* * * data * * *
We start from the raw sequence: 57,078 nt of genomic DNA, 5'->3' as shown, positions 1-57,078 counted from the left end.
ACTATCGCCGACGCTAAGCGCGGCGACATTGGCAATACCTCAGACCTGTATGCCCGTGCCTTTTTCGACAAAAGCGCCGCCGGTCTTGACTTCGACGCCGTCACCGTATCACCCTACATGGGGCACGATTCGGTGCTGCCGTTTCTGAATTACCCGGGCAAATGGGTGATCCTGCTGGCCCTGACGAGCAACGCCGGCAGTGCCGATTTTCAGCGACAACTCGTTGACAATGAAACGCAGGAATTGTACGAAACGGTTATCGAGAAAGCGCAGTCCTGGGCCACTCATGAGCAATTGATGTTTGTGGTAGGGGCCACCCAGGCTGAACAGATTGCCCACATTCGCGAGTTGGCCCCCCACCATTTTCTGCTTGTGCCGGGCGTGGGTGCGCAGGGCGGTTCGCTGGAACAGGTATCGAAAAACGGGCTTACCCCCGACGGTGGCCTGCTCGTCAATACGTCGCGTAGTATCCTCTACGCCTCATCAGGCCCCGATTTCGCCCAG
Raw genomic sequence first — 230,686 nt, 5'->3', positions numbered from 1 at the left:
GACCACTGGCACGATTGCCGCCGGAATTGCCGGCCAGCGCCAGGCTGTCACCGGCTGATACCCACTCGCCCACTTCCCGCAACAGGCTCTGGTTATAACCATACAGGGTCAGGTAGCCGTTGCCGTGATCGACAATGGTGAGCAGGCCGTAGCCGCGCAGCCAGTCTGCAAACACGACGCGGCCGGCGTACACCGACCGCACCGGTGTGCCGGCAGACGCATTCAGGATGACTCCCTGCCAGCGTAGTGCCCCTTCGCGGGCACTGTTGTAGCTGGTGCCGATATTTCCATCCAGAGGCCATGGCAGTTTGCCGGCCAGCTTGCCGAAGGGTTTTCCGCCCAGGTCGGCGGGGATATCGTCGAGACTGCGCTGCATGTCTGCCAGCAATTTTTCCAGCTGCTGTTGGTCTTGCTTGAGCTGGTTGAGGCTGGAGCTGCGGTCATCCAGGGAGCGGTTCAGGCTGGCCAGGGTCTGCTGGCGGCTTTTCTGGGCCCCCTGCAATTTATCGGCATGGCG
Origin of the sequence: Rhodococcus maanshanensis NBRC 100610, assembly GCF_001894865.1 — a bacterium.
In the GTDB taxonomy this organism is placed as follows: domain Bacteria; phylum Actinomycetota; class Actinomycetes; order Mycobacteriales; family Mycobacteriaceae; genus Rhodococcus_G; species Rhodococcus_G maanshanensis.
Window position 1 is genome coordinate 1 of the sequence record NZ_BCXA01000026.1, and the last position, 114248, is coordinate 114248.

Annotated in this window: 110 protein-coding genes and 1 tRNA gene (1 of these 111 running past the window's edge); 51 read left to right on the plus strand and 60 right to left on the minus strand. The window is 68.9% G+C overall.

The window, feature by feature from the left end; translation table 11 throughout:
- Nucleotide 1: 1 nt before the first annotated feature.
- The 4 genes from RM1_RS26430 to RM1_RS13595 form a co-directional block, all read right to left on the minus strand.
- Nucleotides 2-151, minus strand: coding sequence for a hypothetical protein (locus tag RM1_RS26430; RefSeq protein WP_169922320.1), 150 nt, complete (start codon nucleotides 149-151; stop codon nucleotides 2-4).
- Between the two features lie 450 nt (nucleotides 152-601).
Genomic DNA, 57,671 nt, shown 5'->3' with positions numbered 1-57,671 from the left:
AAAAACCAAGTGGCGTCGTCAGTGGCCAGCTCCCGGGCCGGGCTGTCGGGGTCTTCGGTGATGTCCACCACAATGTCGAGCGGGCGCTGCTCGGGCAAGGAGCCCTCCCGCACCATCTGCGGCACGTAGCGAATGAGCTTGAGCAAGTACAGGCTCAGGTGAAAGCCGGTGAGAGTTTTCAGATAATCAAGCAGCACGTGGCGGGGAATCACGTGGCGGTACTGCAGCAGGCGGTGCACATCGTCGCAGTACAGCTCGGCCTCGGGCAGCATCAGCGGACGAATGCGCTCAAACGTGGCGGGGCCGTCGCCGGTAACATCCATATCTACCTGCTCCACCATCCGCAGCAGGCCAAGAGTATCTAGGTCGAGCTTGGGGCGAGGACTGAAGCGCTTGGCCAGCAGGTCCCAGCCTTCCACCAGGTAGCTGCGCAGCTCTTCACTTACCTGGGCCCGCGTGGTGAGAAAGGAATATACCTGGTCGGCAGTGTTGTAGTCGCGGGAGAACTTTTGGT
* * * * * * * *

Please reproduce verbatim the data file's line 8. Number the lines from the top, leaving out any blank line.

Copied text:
Annotated in this window: 110 protein-coding genes and 1 tRNA gene (1 of these 111 running past the window's edge); 51 read left to right on the plus strand and 60 right to left on the minus strand. The window is 68.9% G+C overall.